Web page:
WRU ‘frittered away’ £84m rights windfall on a hotel and a zipwire
The Welsh Rugby Union is being blasted for “frittering away” an £84 million TV rights windfall.
It used the cash to help buy a Cardiff hotel and build a zipwire attraction on the roof of the Millennium Stadium when Wales’ cash-strapped regions were struggling to compete.
The money came from a TV rights deal with private equity company CVC Capital Partners who have spent £700 million building a rugby portfolio which includes stakes in the Six Nations, England’s Premiership and the United Rugby Championship where Wales’s regions play.
Meanwhile the WRU is cutting the cash paid out to its struggling regions from £23.5 million to £18 million by next season, with playing squad budgets down from around £7m per year in 2020 to no more than £4.5m in 2024/24, according to author Seimon Williams in his new book Welsh Rugby: What Went Wrong? which charts the erratic progress of the game in Wales from the dawn of the professional era.
According to Williams, the WRU decided not to use the windfall to support its regional sides but to invest in long-term ventures such as the hotel, the zipwire, a proposed stadium roofwalk and an interactive rugby museum.
In contrast in Ireland Connacht, a rugby backwater, has been nurtured by the Irish Rugby Football Union until now they have topped the United Rugby Championship this season, qualified for the top-tier European Champions Cup and three of their players are Ireland stars.
They’re currently seventh in the Championship, ahead of all four Welsh regions with Dragons and Scarlets propping up the rest of the table.
Indeed the Scarlets’ poor start – with an overall points difference of minus 26 per game – is statistically the worst ever start to a URC season by any team in the competition’s 20-year history.
If rugby in Ireland is booming then the picture painted in Wales by the recent Rafferty Report is very different and Williams dissects the reasons for the bleak outlook in his book.
It is a comprehensive telling of wasted years, missed chances and vicious infighting as he charts every tortured, stumbling step of Wales’s journey into that hard-headed new world of professionalism.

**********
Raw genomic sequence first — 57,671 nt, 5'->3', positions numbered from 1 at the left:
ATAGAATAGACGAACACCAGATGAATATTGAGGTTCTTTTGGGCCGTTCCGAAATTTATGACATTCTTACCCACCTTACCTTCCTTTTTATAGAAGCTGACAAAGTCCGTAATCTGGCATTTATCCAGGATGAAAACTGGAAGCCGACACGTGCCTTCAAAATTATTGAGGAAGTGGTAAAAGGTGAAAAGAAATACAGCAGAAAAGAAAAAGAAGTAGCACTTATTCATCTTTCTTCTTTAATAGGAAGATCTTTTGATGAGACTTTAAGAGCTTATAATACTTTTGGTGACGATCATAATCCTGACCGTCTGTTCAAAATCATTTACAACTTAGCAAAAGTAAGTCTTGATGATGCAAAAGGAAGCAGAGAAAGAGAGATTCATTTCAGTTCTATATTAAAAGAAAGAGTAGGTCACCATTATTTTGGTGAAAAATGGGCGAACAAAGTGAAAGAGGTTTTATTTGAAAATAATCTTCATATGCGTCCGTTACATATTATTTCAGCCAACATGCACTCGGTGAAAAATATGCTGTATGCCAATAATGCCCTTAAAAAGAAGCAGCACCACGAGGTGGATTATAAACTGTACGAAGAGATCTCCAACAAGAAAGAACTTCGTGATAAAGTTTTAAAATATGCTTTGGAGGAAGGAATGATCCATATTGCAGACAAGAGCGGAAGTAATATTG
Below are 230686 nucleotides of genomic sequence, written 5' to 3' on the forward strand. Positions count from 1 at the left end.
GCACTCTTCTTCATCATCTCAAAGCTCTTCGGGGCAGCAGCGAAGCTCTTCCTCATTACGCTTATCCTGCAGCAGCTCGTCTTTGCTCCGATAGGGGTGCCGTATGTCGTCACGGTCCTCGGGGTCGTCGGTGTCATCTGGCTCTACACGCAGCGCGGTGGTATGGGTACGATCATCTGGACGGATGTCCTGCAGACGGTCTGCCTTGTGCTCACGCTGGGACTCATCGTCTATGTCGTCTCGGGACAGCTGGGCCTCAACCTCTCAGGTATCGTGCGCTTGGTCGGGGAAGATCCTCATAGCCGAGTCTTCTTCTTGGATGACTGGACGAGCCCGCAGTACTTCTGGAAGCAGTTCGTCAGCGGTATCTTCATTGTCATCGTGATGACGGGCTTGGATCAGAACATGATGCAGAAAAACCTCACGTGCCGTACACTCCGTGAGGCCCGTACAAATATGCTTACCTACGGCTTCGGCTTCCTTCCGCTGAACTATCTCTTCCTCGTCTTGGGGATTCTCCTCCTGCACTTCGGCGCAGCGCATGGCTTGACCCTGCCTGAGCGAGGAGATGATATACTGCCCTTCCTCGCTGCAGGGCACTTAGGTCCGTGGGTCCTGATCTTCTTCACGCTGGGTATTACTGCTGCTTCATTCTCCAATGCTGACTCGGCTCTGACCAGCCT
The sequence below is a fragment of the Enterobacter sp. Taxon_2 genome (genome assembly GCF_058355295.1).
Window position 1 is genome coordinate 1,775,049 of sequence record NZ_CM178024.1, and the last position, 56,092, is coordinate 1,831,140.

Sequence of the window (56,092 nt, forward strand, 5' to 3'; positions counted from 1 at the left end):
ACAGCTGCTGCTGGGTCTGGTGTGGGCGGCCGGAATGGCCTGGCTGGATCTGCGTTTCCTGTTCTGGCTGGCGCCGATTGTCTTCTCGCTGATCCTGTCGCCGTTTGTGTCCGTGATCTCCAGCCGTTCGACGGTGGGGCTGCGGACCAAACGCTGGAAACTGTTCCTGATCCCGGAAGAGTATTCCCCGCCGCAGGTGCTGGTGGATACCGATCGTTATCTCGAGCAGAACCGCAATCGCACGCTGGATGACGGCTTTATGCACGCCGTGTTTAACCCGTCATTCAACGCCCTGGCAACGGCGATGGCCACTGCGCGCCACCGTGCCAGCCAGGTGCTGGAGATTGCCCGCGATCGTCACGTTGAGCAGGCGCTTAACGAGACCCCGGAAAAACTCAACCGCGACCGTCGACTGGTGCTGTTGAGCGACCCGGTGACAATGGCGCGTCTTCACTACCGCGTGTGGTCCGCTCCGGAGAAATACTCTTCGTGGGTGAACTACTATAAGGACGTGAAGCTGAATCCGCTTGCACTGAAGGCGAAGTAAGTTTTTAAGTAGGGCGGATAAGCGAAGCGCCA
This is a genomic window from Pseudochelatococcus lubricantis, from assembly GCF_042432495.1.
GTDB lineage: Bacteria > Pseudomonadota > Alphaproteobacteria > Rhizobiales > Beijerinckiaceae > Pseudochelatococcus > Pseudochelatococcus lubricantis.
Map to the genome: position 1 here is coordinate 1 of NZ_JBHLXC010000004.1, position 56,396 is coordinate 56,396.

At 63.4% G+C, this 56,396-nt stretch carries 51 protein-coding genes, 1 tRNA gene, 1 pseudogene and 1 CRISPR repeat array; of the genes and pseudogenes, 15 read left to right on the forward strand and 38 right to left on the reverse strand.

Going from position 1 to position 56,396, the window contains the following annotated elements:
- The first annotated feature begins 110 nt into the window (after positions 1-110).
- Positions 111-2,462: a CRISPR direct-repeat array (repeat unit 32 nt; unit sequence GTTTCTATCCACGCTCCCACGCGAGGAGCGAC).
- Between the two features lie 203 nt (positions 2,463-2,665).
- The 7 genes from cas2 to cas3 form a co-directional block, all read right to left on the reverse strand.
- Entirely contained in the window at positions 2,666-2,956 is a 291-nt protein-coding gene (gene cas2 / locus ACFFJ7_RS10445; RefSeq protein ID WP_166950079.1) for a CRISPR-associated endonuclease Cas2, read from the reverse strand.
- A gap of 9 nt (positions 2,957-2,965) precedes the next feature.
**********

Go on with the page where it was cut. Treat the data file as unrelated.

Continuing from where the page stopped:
David Moffett, the Aussie who was Chief Executive Officer of the Welsh Rugby Union from 2002 until his resignation in 2005, recalls: “The Welsh are always at war with themselves. It’s bizarre, because if they actually stopped to think, and said, ‘You know, we’re going to actually unite, as Welsh people,’ they’d be special. But it’s never going to happen.”
The latest crisis was triggered just weeks ago when the Rafferty Report landed and Williams said: “Sport Resolutions’ independent review, led by Dame Anne Rafferty, into the culture of the Welsh Rugby Union proves a dispiriting, if unsurprising, read.
“It was ultimately triggered by a BBC Wales Investigates programme in which damning accusations were made against the WRU. It appeared to be an organisation riven by a culture of misogyny, sexism, homophobia and racism.”
The book doesn’t make for cheerful reading but is a valuable addition to the findings of the report in which one WRU Director admitted: “The WRU Board was both frightened of what they had to do and unaware of what they had to do: If I ask the right question, I don’t know what to do with the answer. So, it’s much better not to ask the question”.
Williams said: “The Rafferty Report describes how an atmosphere of powerlessness and fear stalked the corridors for a not insignificant number of WRU staff. The report finds that the WRU could be an unforgiving, even vindictive place.
“It is the offhand, almost casual nature of the misogyny, in particular, that is so difficult to understand. Many instances are highlighted, including insinuations that a female member of staff had slept her way into a senior job, and of homophobic slurs directed at, particularly, women in same-sex relationships.
“And it is clear that a culture of – utterly unwarranted – arrogance has gripped the WRU for years.”
He cites the treatment of Amanda Blanc – then-chair of the Professional Rugby Board and a sitting member of the WRU Board – as beggaring belief and in testimony which is reproduced in full the reader is treated to an astonishing litany of disrespect, of condescension and of ignorance.